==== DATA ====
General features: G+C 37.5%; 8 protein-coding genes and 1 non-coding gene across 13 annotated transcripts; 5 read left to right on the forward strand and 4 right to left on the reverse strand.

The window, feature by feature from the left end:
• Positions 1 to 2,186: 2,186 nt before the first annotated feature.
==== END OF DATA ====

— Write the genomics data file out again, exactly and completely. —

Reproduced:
General features: G+C 37.5%; 8 protein-coding genes and 1 non-coding gene across 13 annotated transcripts; 5 read left to right on the forward strand and 4 right to left on the reverse strand.

The window, feature by feature from the left end:
• Positions 1 to 2,186: 2,186 nt before the first annotated feature.